Nicolas Darvas trading techniques require markets at all-time peaks

The basic principles of my method are in fact quite simple:

Firstly, except in exceptional cases I only buy the stock of companies in new or developing industries, i.e., companies whose growth and earnings prospects look highly promising.   I never buy stocks in established industries, in companies with huge capitalizations, or in companies which are already so big that the prospect of substantial growth is highly unlikely.

Secondly, having found such lively stocks, I certainly do not buy them straightaway.   I first check the overall market trend to ascertain whether stocks in general are in an uptrend.   I then check whether the stock belongs to a strong industry group, i.e., a group that is performing well in the market relative to other groups. Only when I have satisfied myself on these two points do I look in more detail at the stock that interests me.

Why all these precautions?   Because I like to be sure that the odds are in my favor.   If the market is in a downtrend, and the industry group is performing weakly I know that the cards are stacked against me and that my chances of making big profits are poorer than if the market and the industry are strong.   You cannot be too careful in the stock market.

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GMI: +1; WPM shows weakening; Folly of fighting market’s trend; On Nicolas Darvas

What a devastating week for the bulls.     The market internals continue to weaken, with only 24% of stocks in my universe of 4,000 in a short term up-trend.   The GMI remains at +1, with only the Weekly QQQQ Index still barely positive.   There were only 28 new highs on Friday and three times as many new lows.   On Friday, only 55% of the Nasdaq 100 stocks, 66% of the S&P 500 and 50% of the Dow 30 stocks advanced, an insignificant bounce up from the week long decline.   Friday was the third day in the QQQQ down-trend (D-3).   Since its peak on August 2, the QQQQ   (Nasdaq 100 ETF) has declined 4.3% and only 34% of its component stocks have advanced, with only 18 stocks (18%) advancing 5% or more.   Why fight these odds?

The WPM shows the extraordinary weakness in the short and long term trend measures of   five market indexes.     All five indexes are below their 30 day averages and only 20-34% of their component stocks are above their 30 day averages.   The Dow 30 stocks continue to show the greatest weakness, short and long term.   The big industrial Gmi1007companies are clearly weak.   The DIA and SPY ETF’s are both below their 30 week averages, an indication of longer term weakness in trend.   Only 30-50% of the component stocks in all five indexes closed above their 30 week averages, suggesting that all of these indexes may find themselves below this key average soon……….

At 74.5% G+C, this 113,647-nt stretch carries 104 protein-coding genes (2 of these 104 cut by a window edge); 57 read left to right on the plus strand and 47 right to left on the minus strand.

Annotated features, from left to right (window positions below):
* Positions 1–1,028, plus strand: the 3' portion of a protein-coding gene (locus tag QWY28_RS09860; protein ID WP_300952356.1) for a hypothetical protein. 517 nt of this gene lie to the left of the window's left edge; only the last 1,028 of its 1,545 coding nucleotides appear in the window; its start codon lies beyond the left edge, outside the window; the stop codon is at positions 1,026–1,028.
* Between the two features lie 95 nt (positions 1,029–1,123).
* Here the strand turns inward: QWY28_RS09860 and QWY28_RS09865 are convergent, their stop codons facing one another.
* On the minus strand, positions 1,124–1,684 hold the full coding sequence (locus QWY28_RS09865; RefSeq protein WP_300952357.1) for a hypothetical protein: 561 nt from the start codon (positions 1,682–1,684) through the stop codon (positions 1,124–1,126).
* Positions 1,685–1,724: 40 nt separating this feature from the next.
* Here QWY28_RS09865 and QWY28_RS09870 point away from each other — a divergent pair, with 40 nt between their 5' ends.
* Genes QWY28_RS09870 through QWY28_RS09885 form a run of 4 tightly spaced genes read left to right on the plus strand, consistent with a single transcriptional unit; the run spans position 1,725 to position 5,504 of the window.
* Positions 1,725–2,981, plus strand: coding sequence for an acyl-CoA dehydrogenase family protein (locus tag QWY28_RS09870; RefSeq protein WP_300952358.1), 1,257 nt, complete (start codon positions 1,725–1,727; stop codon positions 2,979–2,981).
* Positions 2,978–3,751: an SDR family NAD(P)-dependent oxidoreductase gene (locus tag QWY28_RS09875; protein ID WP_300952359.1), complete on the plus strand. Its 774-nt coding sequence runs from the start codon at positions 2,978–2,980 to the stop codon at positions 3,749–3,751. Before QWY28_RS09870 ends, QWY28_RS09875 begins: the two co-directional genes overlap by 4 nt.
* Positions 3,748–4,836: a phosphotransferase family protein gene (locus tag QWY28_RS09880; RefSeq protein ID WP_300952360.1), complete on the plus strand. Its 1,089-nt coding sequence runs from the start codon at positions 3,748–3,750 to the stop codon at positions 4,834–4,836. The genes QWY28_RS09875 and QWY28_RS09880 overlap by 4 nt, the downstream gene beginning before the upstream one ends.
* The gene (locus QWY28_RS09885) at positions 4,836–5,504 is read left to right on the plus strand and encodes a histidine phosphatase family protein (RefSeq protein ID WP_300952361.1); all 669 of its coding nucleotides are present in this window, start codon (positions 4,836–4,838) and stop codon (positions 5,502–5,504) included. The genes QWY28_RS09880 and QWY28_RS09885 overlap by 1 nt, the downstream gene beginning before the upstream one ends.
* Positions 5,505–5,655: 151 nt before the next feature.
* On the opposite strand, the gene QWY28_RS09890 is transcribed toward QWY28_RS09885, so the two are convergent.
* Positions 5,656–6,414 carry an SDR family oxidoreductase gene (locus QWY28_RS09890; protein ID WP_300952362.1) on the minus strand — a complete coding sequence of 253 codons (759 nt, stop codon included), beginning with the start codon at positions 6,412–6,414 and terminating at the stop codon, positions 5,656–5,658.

It has taken me 40+ years of trading to understand the folly of fighting the overall market trend.   Whether I look at Livermore’s “line of least resistance,” or O’Neil’s “M” in CANSLIM, or Nicolas Darvas’ writings (See Boik’s books at right) I find these gurus all saying that there is a time to be out of the market when it is declining, or to be short.   This is a very difficult rule to follow because even in weak markets, I am tempted to go long when I find the “perfect” text book price pattern that brought huge profits in a prior rising market.   The critical point to remember is that the same price pattern that works so well in a rising market, is likely to fail in a declining market.  Half of the battle for Wpm1007conserving capital is to resist the temptation to buy that unusually strong stock in a bad market.   The odds of success are against me.   And yet, being in the market is so seductive.   (One way I handle such a temptation is to use a very small portion of my portfolio to buy that irresistible stock–just in case I am right.) This topic is so important, I will prepare another post this weekend that will delve into the writings of my favorite guru, Nicolas Darvas, as they apply to the importance of following the market trend.

Corrected GMI still: +1; Weakness persists

Gmi1006_1 The GMI is still +1 and the market internals deteriorated Thursday.  (I erred yesterday in saying that the QQQQ Weekly Index was negative, so yesterday’s GMI was actually +1.) There were only 22 successful 10 day new highs, the least since I started counting this statistic in May.  There were 107 successful 10 day new lows, the most I ever counted.  Clearly, buying new highs 10 days ago in the hope of making a profit has been unlikely to work out, and was far less successful than shorting new lows.  Only 26% f the 4,000 stocks in my universe are in a short term up-trend, and only 30% are above their 10 week averages.  There were 28 new highs and 152 new lows on Thursday.  Only 23% of the Nasdaq 100 stocks rose, along with 30-31% of the S&P 500 and Dow 30 stocks.  More stocks are now within 5% of hitting a new low (13%) than of hitting a new high (11%).  Thursday was the second day  (D-2) in the QQQQ down-trend……………

I am therefore mainly in cash.  I will use any bounce to unload my few holdings if they start to weaken again.  The trading gurus I admire all said to get out of the market when the trend is down–except to take the short side.  With more daily lows than highs and with more stocks near new lows, taking the long side is clearly going against the trend………..

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